As the climate emergency forces the pace of decarbonisation of power around the world, geopolitics in Europe is accelerating the transition to renewables. By weaponising Russian oil and gas supplies and prices, the war in Ukraine has exploded assumptions about energy security.
The economic shocks have forced changes in calculations around the phasing out of fossil fuels. This new energy crisis has pressed the need to ensure the stability of national grids as they become increasingly reliant on renewable sources subject to intermittent supply. Although advances have been made in optimising grid management and expanding storage, progress – as with decarbonisation of energy systems generally – has been inadequate.
Almost all electricity is transmitted and consumed as it is made. Until now, most of the rest has been lost. The cost of renewable energy has dropped dramatically, making it cheaper than power from fossil fuels. But so long as it costs more to store electricity than produce it, the economics of energy storage will impede the transition to a zero-carbon energy system.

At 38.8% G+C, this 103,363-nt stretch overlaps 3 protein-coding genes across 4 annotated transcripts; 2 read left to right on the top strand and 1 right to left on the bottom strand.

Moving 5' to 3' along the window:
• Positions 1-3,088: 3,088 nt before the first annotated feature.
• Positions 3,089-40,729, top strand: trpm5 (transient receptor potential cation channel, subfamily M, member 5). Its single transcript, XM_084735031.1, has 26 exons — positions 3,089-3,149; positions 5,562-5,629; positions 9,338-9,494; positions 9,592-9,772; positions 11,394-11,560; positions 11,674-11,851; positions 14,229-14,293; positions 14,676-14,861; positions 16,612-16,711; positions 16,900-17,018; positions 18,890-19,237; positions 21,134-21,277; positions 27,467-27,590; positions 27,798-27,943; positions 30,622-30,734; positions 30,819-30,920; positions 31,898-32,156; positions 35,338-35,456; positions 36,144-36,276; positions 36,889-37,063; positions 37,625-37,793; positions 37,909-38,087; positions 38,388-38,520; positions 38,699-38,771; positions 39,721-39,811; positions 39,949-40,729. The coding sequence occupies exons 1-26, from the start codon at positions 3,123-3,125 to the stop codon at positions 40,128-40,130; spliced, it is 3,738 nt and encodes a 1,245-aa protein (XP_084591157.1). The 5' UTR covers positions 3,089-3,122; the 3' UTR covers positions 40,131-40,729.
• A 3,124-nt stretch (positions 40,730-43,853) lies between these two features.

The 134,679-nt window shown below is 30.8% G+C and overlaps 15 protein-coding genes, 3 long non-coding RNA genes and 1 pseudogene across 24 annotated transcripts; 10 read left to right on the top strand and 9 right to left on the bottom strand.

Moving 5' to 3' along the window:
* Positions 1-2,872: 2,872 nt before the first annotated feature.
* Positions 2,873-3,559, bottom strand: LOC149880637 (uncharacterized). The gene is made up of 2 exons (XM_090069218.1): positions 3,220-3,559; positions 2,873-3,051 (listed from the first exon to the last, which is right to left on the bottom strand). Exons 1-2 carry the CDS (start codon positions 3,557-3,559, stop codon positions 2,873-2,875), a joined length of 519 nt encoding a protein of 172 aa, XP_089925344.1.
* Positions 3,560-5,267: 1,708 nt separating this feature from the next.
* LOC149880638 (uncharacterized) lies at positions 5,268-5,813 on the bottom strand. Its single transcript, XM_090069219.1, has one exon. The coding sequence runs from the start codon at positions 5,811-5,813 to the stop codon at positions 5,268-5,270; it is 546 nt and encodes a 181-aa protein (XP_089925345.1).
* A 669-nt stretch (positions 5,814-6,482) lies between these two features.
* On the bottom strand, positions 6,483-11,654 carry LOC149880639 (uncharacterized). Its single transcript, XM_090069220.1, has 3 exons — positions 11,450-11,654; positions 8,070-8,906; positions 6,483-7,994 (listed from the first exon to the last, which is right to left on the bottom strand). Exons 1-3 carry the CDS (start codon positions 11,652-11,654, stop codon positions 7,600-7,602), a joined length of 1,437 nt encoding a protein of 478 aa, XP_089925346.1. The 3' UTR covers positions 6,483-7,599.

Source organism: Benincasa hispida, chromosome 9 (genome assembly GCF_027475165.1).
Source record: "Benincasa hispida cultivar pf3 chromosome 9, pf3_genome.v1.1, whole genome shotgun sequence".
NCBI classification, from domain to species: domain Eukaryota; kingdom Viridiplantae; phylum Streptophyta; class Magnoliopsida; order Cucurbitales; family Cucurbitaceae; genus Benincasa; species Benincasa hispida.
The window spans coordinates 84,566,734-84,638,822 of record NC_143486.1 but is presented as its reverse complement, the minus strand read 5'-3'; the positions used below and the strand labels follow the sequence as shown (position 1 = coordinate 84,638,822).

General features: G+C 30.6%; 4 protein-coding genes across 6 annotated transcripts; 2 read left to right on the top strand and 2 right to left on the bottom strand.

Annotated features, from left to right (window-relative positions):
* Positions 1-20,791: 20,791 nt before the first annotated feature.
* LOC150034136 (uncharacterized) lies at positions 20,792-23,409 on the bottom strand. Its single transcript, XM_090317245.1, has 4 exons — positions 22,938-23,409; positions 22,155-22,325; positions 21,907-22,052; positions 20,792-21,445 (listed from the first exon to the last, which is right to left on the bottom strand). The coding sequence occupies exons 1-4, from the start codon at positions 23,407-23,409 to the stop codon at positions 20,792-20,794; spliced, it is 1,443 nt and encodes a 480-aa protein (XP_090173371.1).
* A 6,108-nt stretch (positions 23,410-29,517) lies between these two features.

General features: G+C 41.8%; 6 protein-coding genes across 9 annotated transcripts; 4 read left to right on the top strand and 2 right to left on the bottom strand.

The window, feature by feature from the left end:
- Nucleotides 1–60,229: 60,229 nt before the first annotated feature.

Wind and solar power are complementary and, in combination, can partly compensate for lulls in generation by one another. Demand response, whereby consumers are incentivised to cut consumption in peak periods, can help mitigate the risk of blackouts too. But the electrification of economies, from industry to transportation, will drive massive demand that will need to be met at times of peak as well as low usage.
As production of solar and wind energy grows, the parallel development of storage capacity is also required. The need for more efficient, robust and flexible storage technologies is more urgent than ever.
In this Business Insight Note, we survey some of the exciting developments in energy storage innovation set to secure the UK’s net zero transition. These include:
- Rising renewables
- Energy storage
- Path to net-zero
- Much more!